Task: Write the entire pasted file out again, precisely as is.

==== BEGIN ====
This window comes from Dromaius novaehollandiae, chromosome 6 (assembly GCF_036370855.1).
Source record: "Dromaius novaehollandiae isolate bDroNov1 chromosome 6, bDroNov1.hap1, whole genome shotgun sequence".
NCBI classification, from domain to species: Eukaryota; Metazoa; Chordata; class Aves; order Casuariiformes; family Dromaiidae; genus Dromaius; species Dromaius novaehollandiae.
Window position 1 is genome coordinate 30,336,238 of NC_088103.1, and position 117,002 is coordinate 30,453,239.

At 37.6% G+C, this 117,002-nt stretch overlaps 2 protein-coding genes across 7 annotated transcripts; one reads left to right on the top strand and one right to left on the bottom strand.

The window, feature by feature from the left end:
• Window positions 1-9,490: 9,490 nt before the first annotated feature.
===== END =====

This window comes from Dromaius novaehollandiae, chromosome 6 (assembly GCF_036370855.1).
Source record: "Dromaius novaehollandiae isolate bDroNov1 chromosome 6, bDroNov1.hap1, whole genome shotgun sequence".
NCBI classification, from domain to species: Eukaryota; Metazoa; Chordata; class Aves; order Casuariiformes; family Dromaiidae; genus Dromaius; species Dromaius novaehollandiae.
Window position 1 is genome coordinate 30,336,238 of NC_088103.1, and position 117,002 is coordinate 30,453,239.

At 37.6% G+C, this 117,002-nt stretch overlaps 2 protein-coding genes across 7 annotated transcripts; one reads left to right on the top strand and one right to left on the bottom strand.

The window, feature by feature from the left end:
• Window positions 1-9,490: 9,490 nt before the first annotated feature.